3) Don’t shut yourself off from company – even if they don’t know what’s wrong. Company is essential for my metal well being. Not constant, but regular contact.

4) Sleep. Plenty of it. My medication makes me sleepy so I need a bit more. A tired mind can be dangerous to itself.

5) If, like me, you’re on medication remember to take it.

6) Accept it if you’re having a rough time. Know you’ve been there before and it does get better.

7) Write a diary. This helps you get things off your chest (& not just about your mental health issue). It can also act as proof of your troubles bring cyclical or remind you how you got out of the last rough patch.

8) At bad times avoid putting yourself in the worst of places. You don’t need the added stress of trying to cope. You can go there when you’re feeling better.

9) Try and add some fun or laughter in to your life every day. Laughing really is good for your health. You Tube has a great collection of ‘laugh out loud’ videos just like this one:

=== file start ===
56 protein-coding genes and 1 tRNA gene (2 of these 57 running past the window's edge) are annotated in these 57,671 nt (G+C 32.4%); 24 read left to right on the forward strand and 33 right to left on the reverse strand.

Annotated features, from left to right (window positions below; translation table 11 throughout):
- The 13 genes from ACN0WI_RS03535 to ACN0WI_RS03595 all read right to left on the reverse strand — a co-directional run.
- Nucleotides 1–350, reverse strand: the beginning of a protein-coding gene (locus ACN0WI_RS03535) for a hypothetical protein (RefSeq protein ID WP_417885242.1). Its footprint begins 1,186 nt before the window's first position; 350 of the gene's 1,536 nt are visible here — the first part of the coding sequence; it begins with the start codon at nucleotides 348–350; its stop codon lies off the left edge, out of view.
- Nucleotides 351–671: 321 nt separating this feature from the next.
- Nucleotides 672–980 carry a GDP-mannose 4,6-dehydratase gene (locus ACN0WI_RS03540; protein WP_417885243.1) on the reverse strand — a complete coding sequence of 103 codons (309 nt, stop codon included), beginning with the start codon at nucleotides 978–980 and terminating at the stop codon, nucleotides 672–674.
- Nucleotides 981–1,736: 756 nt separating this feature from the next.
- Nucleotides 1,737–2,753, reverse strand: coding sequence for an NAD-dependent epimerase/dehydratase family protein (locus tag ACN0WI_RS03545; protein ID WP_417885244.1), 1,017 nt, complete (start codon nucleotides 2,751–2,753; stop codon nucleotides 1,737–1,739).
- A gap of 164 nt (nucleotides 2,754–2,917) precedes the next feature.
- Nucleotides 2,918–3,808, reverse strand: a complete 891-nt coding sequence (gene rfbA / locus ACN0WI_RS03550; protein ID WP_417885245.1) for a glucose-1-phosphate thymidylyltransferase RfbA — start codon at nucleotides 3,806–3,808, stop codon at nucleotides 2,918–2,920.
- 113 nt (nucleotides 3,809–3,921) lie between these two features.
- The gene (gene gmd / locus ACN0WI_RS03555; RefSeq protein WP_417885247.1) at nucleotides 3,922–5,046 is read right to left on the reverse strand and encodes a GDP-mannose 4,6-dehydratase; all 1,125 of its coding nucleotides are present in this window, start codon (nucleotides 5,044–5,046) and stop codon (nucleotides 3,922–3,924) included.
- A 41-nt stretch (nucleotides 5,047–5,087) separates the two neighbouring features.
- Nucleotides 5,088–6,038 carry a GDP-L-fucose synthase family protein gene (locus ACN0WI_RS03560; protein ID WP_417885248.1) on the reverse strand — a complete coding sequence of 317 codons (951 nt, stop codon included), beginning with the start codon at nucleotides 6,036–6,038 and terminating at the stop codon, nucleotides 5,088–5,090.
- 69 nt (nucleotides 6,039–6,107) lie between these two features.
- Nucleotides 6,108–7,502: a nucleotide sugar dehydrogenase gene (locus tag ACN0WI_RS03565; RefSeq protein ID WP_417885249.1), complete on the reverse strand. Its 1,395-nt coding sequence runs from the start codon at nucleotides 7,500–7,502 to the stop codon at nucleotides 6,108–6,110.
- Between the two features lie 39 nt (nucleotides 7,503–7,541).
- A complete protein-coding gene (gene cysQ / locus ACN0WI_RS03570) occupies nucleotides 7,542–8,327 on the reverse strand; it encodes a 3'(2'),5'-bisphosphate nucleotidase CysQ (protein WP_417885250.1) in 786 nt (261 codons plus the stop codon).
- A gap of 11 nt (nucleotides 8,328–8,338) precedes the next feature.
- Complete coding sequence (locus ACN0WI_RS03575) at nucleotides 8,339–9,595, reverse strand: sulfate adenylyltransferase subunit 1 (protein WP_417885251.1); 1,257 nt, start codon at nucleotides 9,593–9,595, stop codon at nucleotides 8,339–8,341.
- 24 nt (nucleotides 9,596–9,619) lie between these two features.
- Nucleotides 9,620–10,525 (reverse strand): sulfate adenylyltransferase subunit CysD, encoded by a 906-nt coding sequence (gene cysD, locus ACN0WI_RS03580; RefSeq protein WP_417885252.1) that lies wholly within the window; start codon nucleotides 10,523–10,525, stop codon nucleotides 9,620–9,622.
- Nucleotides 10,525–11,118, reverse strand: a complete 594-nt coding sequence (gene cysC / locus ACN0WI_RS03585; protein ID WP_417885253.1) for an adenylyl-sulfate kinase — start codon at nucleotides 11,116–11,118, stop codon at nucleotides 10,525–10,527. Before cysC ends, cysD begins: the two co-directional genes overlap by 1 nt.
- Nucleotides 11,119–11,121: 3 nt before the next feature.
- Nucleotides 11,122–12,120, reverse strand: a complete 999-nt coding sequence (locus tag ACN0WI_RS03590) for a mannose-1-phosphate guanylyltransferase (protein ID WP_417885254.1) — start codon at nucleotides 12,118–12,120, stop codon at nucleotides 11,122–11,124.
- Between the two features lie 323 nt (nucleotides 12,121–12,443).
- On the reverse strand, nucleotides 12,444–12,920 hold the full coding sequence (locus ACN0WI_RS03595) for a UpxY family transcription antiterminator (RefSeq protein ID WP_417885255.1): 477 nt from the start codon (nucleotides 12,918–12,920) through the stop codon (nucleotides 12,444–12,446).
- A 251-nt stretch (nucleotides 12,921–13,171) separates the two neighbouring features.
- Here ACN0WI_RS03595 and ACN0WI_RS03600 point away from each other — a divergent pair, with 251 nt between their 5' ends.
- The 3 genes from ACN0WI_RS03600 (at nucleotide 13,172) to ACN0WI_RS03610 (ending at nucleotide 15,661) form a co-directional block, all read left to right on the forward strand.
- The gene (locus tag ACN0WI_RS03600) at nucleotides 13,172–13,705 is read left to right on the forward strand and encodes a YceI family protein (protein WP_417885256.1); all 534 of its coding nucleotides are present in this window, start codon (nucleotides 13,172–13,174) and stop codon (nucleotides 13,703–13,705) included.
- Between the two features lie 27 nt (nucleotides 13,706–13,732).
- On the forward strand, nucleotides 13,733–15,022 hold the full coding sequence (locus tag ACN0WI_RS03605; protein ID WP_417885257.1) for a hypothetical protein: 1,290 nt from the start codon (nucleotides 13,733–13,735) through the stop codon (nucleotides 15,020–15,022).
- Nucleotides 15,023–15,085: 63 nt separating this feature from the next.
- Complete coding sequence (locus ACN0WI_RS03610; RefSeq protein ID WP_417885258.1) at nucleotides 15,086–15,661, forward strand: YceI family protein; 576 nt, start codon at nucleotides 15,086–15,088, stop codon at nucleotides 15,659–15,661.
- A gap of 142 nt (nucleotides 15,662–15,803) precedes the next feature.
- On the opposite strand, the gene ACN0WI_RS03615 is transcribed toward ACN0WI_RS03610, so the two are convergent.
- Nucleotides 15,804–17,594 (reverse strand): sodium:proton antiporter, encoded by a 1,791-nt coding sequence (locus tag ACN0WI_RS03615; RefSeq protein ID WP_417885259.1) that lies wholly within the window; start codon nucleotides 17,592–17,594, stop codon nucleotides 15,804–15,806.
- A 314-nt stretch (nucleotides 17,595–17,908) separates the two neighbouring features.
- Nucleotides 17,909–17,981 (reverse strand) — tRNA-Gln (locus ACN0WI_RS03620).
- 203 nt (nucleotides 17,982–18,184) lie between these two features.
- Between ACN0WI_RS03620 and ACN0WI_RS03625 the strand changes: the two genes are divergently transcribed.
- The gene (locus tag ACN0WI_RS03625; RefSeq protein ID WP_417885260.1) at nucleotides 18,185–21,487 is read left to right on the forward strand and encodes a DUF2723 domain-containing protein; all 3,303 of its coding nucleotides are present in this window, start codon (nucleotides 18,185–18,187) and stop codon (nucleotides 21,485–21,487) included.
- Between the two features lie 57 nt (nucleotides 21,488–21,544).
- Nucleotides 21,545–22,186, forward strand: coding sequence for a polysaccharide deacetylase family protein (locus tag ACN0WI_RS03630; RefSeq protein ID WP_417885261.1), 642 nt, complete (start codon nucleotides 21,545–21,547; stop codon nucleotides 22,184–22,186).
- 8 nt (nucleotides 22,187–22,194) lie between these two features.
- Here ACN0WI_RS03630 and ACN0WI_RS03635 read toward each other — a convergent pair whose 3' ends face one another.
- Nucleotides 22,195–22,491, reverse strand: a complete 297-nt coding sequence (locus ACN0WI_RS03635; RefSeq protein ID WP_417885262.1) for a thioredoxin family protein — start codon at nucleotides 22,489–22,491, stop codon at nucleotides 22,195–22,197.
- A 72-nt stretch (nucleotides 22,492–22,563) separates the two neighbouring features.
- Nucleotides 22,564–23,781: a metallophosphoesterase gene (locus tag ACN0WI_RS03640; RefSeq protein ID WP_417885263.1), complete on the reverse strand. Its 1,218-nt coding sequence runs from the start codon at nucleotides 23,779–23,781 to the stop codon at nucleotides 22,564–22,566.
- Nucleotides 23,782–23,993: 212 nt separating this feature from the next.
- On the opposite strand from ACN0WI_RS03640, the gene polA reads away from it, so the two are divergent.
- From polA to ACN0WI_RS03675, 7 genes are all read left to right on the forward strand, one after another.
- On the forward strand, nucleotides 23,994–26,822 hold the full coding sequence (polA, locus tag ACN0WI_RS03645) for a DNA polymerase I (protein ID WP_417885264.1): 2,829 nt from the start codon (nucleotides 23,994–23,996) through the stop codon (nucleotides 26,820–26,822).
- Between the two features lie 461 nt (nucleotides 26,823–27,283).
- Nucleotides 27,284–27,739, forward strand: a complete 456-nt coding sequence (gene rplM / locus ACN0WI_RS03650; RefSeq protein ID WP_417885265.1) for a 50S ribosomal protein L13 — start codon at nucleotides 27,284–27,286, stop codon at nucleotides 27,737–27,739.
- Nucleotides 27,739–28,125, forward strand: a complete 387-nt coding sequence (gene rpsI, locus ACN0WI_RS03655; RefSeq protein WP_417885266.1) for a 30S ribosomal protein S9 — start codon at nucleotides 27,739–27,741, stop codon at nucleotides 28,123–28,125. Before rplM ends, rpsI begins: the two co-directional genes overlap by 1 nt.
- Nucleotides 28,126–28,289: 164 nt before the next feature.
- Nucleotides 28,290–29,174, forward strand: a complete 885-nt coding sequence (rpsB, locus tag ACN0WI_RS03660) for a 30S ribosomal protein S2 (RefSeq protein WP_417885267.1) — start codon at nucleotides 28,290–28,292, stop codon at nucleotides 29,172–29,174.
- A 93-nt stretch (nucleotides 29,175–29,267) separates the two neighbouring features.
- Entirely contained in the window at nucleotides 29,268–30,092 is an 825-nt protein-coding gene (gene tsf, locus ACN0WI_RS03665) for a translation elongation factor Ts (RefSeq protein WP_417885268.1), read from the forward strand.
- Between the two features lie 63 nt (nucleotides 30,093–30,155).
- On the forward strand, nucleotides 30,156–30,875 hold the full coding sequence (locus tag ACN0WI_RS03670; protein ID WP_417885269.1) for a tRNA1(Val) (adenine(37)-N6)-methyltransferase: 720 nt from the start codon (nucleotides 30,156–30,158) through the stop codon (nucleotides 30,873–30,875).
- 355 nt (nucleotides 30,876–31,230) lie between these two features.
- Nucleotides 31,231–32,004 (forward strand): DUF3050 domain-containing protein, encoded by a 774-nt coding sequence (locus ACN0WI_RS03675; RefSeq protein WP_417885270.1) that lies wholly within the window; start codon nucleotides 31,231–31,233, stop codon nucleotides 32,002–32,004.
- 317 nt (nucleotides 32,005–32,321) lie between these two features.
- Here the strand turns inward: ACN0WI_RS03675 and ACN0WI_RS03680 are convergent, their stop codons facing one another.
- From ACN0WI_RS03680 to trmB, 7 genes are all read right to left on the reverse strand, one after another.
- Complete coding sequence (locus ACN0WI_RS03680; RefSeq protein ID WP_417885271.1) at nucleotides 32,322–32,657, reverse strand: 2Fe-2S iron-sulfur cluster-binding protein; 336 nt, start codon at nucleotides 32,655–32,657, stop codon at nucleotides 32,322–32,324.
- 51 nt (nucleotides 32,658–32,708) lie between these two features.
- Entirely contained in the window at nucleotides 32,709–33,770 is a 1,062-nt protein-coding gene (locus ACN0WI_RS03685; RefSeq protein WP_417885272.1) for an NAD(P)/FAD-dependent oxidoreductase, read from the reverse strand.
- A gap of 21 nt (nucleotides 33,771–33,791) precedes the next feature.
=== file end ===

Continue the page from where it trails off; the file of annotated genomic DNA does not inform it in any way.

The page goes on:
In general, don’t beat yourself up. You’re a person, unique and special in their own way. Take things step by step if necessary. I would love to hear other tips and hints about how other people cope.

My OCD

So now we’ve got introductions out of the way, I ought to explain how my OCD manifests itself.Everyone’s OCD takes different forms and severity. I think myself lucky. Most of the time I feel I live an ordinary life – but I know this condition can really debilitate people & take over their lives.

If you suffer from OCD, please be aware these may trigger. They probably would for me if they weren’t already mine.

My 2 main concerns are:

1) Germs

2) Security

My issue with germs comes in many formats – I don’t like using public toilets, I don’t like touching money, in fact I don’t really like touching anything used by the general public (newpapers, door handles, books, card machines, handrails, seats, you name it). I’m paranoid about what I could catch. I also obsessively worry about stains. Any unexplained stains – be them a tiny mark within a tissue or a book, to large stains on pavements. My imagination runs riot to the worst thing it could possibly be – body fluids. I know logically the chance of this is remote, it’s more likely to be unbleached paper pulp, or someone’s dropped cola, but my mind says ‘what if’. What if, the one time you don’t worry, the one time you assume it’s safe and actually the very worst happens? This is the part of my brain that doesn’t work correctly. It doesn’t filter out these intrusive thoughts – the voices in my head egging me on to think the worse, just in case.